No matter if you’re single, married, or divorced, filing your taxes is often confusing. Just figuring out where to start can be overwhelming. Do I file them on my own with a program like TurboTax? Do I hire an accountant (CPA) to help me file my taxes? Since taxes are due in less than a month we figured it would be a great time to have Michele Spence, who is a partner and CPA at Marcum LLP, on the podcast to give us the do’s and don’ts of filing your taxes. We asked her a series of questions we think will help guide anyone and everyone toward the right decision about how to file their taxes.
Q: What would be some of the pros or cons versus working with a professional accountant that can actually do this work for you and it will cost you, versus trying to figure it out yourself?
A: Software like TurboTax is perfectly fine if you have a couple of W-2s and some itemized deductions, a very simple, straightforward tax return, not a lot of complexity. You want to use someone like me or a CPA because your situation is such that you may need estimated tax payments, you may have a small business, you make get K-1s, or you may have brokerage statements that you don’t know how to enter or handle. It’s just better sometimes to leave it to the experts. And yes, it does cost money, but in the long run, you’ll save money.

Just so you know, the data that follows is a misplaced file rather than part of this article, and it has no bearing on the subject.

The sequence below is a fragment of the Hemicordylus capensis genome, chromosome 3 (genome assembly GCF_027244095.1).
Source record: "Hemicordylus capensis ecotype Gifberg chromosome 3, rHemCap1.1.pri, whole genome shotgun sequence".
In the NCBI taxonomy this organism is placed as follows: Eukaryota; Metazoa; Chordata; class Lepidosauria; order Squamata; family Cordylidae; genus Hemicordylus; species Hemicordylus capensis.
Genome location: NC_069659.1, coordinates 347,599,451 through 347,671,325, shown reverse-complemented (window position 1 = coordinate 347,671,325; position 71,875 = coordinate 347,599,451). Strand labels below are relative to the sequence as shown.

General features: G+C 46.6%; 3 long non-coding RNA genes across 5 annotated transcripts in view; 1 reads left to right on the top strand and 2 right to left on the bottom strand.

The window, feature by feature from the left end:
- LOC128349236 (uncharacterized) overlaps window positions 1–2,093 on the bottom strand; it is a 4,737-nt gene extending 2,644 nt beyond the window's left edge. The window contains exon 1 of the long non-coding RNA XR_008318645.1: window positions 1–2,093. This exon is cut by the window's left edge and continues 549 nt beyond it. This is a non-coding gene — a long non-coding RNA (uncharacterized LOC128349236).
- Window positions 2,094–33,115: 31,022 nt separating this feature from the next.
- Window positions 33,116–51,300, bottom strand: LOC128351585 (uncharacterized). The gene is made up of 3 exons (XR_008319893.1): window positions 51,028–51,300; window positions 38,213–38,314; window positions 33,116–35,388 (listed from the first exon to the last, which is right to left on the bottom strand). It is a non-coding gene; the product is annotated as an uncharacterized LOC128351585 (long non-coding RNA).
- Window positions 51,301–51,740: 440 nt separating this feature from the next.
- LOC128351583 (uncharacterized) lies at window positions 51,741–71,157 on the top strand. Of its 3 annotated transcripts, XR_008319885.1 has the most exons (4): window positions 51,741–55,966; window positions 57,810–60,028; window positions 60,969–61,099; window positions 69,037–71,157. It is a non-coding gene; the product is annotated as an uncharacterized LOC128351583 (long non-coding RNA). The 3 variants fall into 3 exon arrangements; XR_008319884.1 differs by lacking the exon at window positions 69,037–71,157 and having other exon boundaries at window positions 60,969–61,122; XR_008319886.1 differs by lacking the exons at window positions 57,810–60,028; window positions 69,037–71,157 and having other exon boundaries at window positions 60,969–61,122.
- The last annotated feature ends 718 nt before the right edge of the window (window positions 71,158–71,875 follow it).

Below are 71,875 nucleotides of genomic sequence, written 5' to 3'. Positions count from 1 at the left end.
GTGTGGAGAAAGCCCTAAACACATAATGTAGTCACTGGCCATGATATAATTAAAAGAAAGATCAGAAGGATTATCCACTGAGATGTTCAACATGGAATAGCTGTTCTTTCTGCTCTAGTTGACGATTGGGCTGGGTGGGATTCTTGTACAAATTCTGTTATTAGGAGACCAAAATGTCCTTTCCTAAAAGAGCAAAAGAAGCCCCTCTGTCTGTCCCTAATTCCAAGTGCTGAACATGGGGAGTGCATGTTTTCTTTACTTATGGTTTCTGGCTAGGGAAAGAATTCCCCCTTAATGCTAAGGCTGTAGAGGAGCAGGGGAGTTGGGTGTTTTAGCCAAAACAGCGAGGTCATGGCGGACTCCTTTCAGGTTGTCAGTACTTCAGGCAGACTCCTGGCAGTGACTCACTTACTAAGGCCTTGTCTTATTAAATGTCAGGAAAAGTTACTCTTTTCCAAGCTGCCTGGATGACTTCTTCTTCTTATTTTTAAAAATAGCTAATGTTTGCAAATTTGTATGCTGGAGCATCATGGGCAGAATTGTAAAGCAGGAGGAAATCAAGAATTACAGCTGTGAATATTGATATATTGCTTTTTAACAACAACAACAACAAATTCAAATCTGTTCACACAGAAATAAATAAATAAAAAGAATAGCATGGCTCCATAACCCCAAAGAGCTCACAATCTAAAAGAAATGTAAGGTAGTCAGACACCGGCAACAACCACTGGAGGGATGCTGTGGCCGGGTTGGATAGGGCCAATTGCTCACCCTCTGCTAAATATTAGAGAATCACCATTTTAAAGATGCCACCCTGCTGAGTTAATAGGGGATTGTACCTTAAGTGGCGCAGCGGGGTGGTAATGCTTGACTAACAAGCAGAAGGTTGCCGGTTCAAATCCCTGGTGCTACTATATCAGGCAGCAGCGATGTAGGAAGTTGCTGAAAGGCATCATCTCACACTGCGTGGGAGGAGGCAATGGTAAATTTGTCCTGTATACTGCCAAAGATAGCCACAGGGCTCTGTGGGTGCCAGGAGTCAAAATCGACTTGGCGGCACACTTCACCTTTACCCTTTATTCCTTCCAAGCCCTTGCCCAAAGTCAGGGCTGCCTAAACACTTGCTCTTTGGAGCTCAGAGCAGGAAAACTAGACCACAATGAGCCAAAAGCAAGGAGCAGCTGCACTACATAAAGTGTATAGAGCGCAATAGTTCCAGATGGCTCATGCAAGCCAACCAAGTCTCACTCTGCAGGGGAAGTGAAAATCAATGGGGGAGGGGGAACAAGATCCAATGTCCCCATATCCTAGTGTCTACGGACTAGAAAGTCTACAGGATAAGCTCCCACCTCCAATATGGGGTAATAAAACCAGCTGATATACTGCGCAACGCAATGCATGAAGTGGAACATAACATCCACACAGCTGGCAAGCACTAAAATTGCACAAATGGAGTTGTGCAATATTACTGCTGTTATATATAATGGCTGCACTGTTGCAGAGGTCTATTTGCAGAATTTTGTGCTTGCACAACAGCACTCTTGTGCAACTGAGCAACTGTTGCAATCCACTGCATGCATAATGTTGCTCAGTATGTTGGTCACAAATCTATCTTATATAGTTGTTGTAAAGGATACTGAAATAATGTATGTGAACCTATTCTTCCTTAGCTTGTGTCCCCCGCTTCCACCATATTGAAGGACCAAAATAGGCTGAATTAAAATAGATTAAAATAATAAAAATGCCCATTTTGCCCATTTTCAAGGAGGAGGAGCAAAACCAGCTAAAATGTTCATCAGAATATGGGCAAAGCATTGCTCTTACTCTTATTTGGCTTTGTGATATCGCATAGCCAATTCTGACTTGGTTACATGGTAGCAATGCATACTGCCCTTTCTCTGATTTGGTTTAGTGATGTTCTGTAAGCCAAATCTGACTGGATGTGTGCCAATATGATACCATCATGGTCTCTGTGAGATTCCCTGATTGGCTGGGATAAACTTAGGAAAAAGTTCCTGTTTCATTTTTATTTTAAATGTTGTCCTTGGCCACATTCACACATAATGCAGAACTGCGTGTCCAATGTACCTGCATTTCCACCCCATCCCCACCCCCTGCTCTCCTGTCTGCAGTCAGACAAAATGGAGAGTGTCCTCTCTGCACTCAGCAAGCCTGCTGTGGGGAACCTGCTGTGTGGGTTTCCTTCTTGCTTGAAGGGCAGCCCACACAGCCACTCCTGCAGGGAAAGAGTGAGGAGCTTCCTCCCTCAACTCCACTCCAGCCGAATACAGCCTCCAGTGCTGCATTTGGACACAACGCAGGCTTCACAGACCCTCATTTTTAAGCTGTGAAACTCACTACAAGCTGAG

It’s important to point out that the divorce process can add a fair amount of complexity to doing your taxes. Michele explained to us that if your spouse was the one paying the taxes, that is something that will have to be discussed during the divorce process, so you’ll know what to expect come tax season.
Q: When you’re talking about how your spouse may have been paying your taxes through their withholding, does that mean, for example, my spouse worked for this law firm and the taxes were already being withdrawn and deducted from his paycheck? We didn’t even see any of that, but now all of a sudden, I’m going to be responsible for part of those taxes that just automatically were taken out of their paycheck?
A: Exactly. That’s exactly right. As you’re in the process of the divorce, you want to make sure that you know what’s going to be in your bucket at the end of the day. For example, if you don’t work, if you’re the spouse that didn’t work, now you’ve probably got some investment income, because typically things are split that way. You’ll get half of the mutual funds, he’ll get half, and you’ll have income generated from those. If you have these items, you have to consider them when you pay taxes. Your way of paying is going to be through quarterly estimated tax payments, because you don’t have a job. If you did have a job, you could adjust your withholding to cover the investment income.
Q: Or if you’re self-employed, it is estimated quarterly payments as well?
A: Yes, that’s right. If you’re self employed, you’re used to paying those estimates. You would just continue, beginning with the first quarter that the tax is typically due April, June, September and January.